Before anyone had ever heard of Masaharu Morimoto and before ready-made California rolls became a ubiquitous presence in every supermarket in America, my parents were discovering sushi for themselves.
To a young couple in the 1980s, raw fish was the pinnacle of exotic fare. It was also the first thing they'd fallen in love with together -- neither would have summoned the courage to try something so foreign alone, but as a pair they bolstered a shared sort of confidence. So began their affair with sushi.
Their story has been repeated and embellished over the years, but the basic premise goes like this: They find a sushi restaurant. They strike up a conversation with the sushi chef. They return one Friday, the Friday after that, and the Friday after that. The chef begins anticipating their arrival. On one Friday there is already a generous spread set out for them.
In every version, the tale always ends with this bit from my mother: The waiters would watch us, they'd wait to see what we'd refuse to eat or where we'd draw the line. But we'd always eat what they served us. We made a pact that we would.
That's how two people who'd never truly been adventurous in their eating came to love things like briny sea urchin with its faint minerality, salty globules of salmon roe that burst on the tongue, sweet and creamy raw rock shrimp and slivers of milky scallop dressed lightly in Japanese mayonnaise. What they'd first eaten on a dare they soon began ordering of their own volition, becoming aficionados along the way.
My parents developed a peculiar way of eating; a neighboring patron once remarked that they looked like "synchronized swimmers" because they ate their food in pairs, taking turns who picks the next bite. If my mother ate a slice of tuna, my father ate a slice of tuna. If my father ate a slice of salmon, my mother ate a slice of salmon. And so on.
My mother's crowning achievement was perhaps an exchange one night with another customer, who was sitting beside my father at the sushi bar. As my father giddily tells it, the man leaned over and said with a wink, nodding toward my mother as she popped the fried head of a shrimp in her mouth, "That's an adventurous woman you've got there."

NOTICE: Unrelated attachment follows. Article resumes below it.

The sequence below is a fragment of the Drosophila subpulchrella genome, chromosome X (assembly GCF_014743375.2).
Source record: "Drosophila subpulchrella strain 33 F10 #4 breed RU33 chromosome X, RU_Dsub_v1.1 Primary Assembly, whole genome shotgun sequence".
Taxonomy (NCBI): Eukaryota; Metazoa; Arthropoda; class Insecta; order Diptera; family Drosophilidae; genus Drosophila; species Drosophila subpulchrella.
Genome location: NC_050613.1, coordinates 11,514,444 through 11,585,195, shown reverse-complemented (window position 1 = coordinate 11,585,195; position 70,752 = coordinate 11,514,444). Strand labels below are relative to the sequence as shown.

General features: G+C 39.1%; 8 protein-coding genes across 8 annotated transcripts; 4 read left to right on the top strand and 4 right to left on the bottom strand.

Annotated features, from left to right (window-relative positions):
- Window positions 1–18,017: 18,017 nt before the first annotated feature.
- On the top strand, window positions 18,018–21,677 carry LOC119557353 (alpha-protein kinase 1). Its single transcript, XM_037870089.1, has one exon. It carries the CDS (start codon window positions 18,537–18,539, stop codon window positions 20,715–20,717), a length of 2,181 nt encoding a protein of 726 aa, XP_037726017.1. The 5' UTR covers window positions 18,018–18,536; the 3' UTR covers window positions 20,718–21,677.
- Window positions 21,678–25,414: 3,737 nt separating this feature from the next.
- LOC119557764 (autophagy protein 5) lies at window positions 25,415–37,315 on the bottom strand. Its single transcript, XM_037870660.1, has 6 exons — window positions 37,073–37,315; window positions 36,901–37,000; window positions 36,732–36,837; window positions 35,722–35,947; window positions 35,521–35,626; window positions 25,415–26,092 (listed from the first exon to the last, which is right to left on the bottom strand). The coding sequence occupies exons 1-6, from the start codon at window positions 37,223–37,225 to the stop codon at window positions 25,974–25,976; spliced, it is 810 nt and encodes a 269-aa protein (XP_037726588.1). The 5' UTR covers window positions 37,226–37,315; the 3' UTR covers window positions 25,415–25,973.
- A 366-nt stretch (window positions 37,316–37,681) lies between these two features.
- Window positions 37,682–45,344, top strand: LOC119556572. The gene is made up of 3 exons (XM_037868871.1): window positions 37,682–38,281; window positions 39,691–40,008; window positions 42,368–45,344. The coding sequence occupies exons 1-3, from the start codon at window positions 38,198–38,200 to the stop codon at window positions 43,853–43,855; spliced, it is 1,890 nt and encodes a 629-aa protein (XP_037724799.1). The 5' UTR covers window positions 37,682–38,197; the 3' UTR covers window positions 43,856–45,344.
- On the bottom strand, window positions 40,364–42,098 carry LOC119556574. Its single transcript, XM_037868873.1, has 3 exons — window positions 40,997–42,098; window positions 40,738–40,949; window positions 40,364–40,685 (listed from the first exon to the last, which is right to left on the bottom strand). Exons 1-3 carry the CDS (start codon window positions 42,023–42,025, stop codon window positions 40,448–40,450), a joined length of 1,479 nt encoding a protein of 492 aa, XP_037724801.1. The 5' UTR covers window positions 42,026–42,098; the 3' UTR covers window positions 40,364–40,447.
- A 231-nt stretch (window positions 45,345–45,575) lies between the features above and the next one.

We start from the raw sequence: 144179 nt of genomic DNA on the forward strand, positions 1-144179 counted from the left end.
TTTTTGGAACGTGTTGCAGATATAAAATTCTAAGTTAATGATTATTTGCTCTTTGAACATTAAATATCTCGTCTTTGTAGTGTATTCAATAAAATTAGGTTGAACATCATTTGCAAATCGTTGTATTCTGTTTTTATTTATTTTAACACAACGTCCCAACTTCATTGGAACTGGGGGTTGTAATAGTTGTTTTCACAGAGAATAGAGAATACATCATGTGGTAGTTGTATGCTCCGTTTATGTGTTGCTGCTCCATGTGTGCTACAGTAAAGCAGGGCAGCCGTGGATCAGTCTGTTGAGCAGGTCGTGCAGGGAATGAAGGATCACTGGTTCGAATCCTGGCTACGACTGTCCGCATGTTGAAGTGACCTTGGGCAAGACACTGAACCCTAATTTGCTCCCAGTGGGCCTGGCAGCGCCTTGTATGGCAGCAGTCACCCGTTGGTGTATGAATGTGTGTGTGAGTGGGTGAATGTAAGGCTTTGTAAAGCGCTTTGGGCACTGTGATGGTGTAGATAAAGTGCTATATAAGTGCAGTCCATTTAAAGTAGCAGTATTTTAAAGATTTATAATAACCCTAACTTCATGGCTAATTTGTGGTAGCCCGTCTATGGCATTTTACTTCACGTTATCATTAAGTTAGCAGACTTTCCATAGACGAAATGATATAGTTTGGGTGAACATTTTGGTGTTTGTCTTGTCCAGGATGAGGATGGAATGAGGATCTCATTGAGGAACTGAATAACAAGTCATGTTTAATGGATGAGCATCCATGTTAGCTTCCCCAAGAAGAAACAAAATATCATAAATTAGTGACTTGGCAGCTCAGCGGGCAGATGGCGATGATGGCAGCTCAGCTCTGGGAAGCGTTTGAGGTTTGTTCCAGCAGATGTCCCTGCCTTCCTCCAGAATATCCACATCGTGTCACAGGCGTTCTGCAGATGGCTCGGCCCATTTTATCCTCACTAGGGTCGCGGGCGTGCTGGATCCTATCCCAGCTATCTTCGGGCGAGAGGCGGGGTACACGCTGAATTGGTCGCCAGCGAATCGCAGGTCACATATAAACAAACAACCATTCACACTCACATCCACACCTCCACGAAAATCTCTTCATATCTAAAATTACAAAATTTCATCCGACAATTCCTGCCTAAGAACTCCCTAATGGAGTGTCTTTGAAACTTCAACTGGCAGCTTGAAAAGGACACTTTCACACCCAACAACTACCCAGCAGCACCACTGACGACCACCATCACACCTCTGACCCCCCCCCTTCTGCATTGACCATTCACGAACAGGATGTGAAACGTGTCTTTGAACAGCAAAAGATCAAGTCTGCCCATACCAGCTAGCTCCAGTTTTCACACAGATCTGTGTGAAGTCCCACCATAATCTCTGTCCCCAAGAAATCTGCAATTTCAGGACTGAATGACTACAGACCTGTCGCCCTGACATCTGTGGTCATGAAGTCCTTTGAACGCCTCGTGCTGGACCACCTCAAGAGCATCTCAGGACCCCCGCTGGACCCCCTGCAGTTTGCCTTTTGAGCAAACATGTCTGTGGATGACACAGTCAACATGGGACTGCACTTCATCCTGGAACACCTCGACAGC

I went to my first sushi restaurants as an infant, when my parents moved from their usual spots at the sushi bar to a four top. They'd eat on one side of the table and lay me out on a blanket on the other, and through my infancy I snoozed through any number of sushi dinners.
A few years later, I was clamoring to eat the stuff myself -- I'd been denied on the grounds that only adults could gamble with raw fish -- but my parents relented when I was about seven, and I was soon joined by my younger brother. What started as a coupled activity quickly became a family one. Soon, we'd found a new sushi restaurant and I'd gained a reputation with the chef.
"You're 'Chopsticks girl!'" the chef declared one day, with a broad grin. As it turns out, eight-year-old white Jewish girls who can use chopsticks with deft precision are a fairly uncommon sight. Neither are parents who make sure their young children are proficient.
The nickname stuck, and it was usually accompanied with a parade of gifted dishes that seemed to stream steadily from the kitchen. In time we tried charred jaw of yellowtail, quivering monkfish liver, deep-fried smelts bursting with tiny balls of yellow roe and heaven knows what else. For the most part, they were all delicious -- even if I wasn't quite sure what I was eating. Identifiable or not, down the hatch they went.
My parents' stories stayed with me then, when I was so full I could burst. Never turn anything down, my mother's eyes would tell me.
Sometimes I wonder if the sushi chef was testing me, just as my parents had been tested years before. Was he also waiting to see where I'd draw the line? It didn't matter, I knew. Graciously accepting new and interesting things would arm me with more than bragging rights.
Many food writers credit the lack of good food growing up as what drove them to seek it in adulthood, but I'm thankful the opposite is true for me. My parents taught by example that sushi -- and other foods, for that matter -- can broaden one's horizons in ways that only food can. Such lessons likely prevented me from becoming one of those picky eaters we read so much about these days. Food, even the dishes I didn't like, was always an experience, not a chore.
There's no better window into another culture, no more visceral an experience than supping in ways foreign and exciting. After all, taste buds need no translation. Having people to share it with doesn't hurt either.
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